Damaged Graves 252

Graves without Tombstone 38


Total Number of Grave That Need Attention: Approx. 1000

Estimated Annual Maintenance Cost: $30,000 per year

Phase Five: Common Area and Pathway upgrade and beautification Cost: Estimate TBD based on scope. (TBD July to Dec 2015)


Mt. Zion is in desperate need of repair and restoration. Any further delay will only allow for more damage and decay, possibly beyond the point of salvage.

Thousands of forgotten souls rest on the grounds of Mt. Zion. These souls once lived and breathed; they walked the same land we now walk on. Although many years have passed since they breathed their last, their time on earth cannot be forgotten. By putting forth effort to restore their final resting place, we are honoring the memories of all of our antecedents, all the Jews that came before us. Without them, we would not be where we are today.

For the first time in years, there is a light shining on Mt Zion; we must work together keep this light forever shining brightly, as its original founders intended.

We come from a rich heritage: the history, values and destiny that we have always shared are driven and inspired by the wisdom of our Torah and our people.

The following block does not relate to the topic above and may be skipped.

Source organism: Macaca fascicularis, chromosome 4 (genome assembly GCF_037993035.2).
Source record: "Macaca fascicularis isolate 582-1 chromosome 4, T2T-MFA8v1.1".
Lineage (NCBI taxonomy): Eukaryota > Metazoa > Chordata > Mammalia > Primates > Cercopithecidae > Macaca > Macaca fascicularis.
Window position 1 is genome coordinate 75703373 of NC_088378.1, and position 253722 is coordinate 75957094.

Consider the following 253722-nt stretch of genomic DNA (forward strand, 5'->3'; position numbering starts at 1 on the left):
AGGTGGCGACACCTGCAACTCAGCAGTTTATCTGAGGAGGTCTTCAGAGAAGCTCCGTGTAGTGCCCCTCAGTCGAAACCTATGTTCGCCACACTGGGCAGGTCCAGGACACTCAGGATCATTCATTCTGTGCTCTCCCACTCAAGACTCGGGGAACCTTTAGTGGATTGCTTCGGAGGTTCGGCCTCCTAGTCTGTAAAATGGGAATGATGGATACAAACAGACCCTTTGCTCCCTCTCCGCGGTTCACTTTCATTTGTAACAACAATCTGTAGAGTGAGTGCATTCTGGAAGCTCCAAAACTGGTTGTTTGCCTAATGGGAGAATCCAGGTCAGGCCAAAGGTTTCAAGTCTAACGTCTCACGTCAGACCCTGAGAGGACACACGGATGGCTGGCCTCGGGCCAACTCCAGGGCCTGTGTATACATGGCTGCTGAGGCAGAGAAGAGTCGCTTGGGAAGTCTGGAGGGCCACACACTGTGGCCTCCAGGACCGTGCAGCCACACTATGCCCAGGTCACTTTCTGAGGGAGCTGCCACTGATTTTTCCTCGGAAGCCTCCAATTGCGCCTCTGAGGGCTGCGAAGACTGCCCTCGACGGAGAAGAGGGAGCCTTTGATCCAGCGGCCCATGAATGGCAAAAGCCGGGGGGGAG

In the Jewish tradition a cemetery is called Beit HaChayim House of Life for it reminds us of our lifes inner purpose and definition. Although an individuals time in this world has ended, ones soul and essence did not die.

Life on earth is one stage of a journey. When the body is laid to rest, part of the souls essence remains with it and is present above the grave. This is why in Jewish thought a cemetery is a holy place. That it deserves the utmost respect and dignity is a foundational understanding in the Jewish tradition.

When we respect our forebears and our past we recognize the everlasting contribution they made to this world in their lifetime. We salute the transcendent acts they performed as vehicles of their souls. Our campaign to restore this Jewish cemetery is not only of historic significance; it is the foundation of Jewish continuity. It is our commitment to cherish our past, as we look to that past to find orientation in life for ourselves, our children, and for a bright Jewish future.


Cemetery Repairs

Headstones Repair

All headstones will be lifted and reinforced with rebar, as needed.

Concrete Ledger Repair

Depending on the condition of the ledgers, those in need will be completely restored with new concrete.

Vandalism Removal

We will be safely removing graffiti with organic, non-chemical graffiti removal solution.

Compound Repairs

Gate & Fence Repair

All fences surrounding the perimeter of the cemetery have been fixed and replaced as needed. This work was done prior to doing any work.

Road Repair

The road will be grinded down and repaved, including sidewalk repairs, where needed.


All additional money donated as well as continuous donations after completion will be rolled over to an endowment plan, costing approximately $30,000/year to keep the cemetery properly maintained.